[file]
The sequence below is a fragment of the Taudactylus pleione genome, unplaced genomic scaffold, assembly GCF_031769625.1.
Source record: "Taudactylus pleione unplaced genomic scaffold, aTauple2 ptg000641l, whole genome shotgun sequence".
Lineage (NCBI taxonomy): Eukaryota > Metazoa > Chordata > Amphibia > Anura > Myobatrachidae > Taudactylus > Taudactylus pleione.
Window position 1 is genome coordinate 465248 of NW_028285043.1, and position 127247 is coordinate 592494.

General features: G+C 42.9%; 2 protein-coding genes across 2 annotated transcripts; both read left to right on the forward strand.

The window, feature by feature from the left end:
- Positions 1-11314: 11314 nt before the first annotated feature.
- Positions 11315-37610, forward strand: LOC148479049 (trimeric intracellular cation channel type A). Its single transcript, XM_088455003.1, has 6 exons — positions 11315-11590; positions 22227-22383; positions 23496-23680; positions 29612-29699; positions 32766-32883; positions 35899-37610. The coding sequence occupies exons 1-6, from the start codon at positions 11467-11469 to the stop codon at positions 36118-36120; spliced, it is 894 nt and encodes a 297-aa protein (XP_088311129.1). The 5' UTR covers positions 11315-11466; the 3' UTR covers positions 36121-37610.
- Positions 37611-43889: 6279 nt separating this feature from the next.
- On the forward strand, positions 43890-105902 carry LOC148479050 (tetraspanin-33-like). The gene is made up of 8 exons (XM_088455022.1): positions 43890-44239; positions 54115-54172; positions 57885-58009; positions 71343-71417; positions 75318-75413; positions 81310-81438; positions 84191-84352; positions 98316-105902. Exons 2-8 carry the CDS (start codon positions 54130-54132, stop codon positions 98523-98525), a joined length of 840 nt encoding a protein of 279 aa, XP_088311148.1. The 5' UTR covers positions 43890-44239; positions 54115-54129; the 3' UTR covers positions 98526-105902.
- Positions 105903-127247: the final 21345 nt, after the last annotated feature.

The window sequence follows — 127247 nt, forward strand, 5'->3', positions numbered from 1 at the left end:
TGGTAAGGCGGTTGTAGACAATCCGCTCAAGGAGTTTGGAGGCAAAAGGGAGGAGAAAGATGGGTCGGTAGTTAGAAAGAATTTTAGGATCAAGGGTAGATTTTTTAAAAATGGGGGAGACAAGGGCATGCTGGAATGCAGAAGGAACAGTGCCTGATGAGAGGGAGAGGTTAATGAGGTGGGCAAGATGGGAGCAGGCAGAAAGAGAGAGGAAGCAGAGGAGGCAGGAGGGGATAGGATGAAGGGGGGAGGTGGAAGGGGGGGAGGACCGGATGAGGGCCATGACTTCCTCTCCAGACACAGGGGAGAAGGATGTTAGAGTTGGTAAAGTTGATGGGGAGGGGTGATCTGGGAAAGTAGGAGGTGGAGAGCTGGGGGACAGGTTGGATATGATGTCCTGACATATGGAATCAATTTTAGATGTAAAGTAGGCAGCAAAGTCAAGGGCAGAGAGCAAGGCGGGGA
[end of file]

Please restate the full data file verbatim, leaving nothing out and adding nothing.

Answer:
The sequence below is a fragment of the Taudactylus pleione genome, unplaced genomic scaffold, assembly GCF_031769625.1.
Source record: "Taudactylus pleione unplaced genomic scaffold, aTauple2 ptg000641l, whole genome shotgun sequence".
Lineage (NCBI taxonomy): Eukaryota > Metazoa > Chordata > Amphibia > Anura > Myobatrachidae > Taudactylus > Taudactylus pleione.
Window position 1 is genome coordinate 465248 of NW_028285043.1, and position 127247 is coordinate 592494.

General features: G+C 42.9%; 2 protein-coding genes across 2 annotated transcripts; both read left to right on the forward strand.

The window, feature by feature from the left end:
- Positions 1-11314: 11314 nt before the first annotated feature.
- Positions 11315-37610, forward strand: LOC148479049 (trimeric intracellular cation channel type A). Its single transcript, XM_088455003.1, has 6 exons — positions 11315-11590; positions 22227-22383; positions 23496-23680; positions 29612-29699; positions 32766-32883; positions 35899-37610. The coding sequence occupies exons 1-6, from the start codon at positions 11467-11469 to the stop codon at positions 36118-36120; spliced, it is 894 nt and encodes a 297-aa protein (XP_088311129.1). The 5' UTR covers positions 11315-11466; the 3' UTR covers positions 36121-37610.
- Positions 37611-43889: 6279 nt separating this feature from the next.
- On the forward strand, positions 43890-105902 carry LOC148479050 (tetraspanin-33-like). The gene is made up of 8 exons (XM_088455022.1): positions 43890-44239; positions 54115-54172; positions 57885-58009; positions 71343-71417; positions 75318-75413; positions 81310-81438; positions 84191-84352; positions 98316-105902. Exons 2-8 carry the CDS (start codon positions 54130-54132, stop codon positions 98523-98525), a joined length of 840 nt encoding a protein of 279 aa, XP_088311148.1. The 5' UTR covers positions 43890-44239; positions 54115-54129; the 3' UTR covers positions 98526-105902.
- Positions 105903-127247: the final 21345 nt, after the last annotated feature.

The window sequence follows — 127247 nt, forward strand, 5'->3', positions numbered from 1 at the left end:
TGGTAAGGCGGTTGTAGACAATCCGCTCAAGGAGTTTGGAGGCAAAAGGGAGGAGAAAGATGGGTCGGTAGTTAGAAAGAATTTTAGGATCAAGGGTAGATTTTTTAAAAATGGGGGAGACAAGGGCATGCTGGAATGCAGAAGGAACAGTGCCTGATGAGAGGGAGAGGTTAATGAGGTGGGCAAGATGGGAGCAGGCAGAAAGAGAGAGGAAGCAGAGGAGGCAGGAGGGGATAGGATGAAGGGGGGAGGTGGAAGGGGGGGAGGACCGGATGAGGGCCATGACTTCCTCTCCAGACACAGGGGAGAAGGATGTTAGAGTTGGTAAAGTTGATGGGGAGGGGTGATCTGGGAAAGTAGGAGGTGGAGAGCTGGGGGACAGGTTGGATATGATGTCCTGACATATGGAATCAATTTTAGATGTAAAGTAGGCAGCAAAGTCAAGGGCAGAGAGCAAGGCGGGGA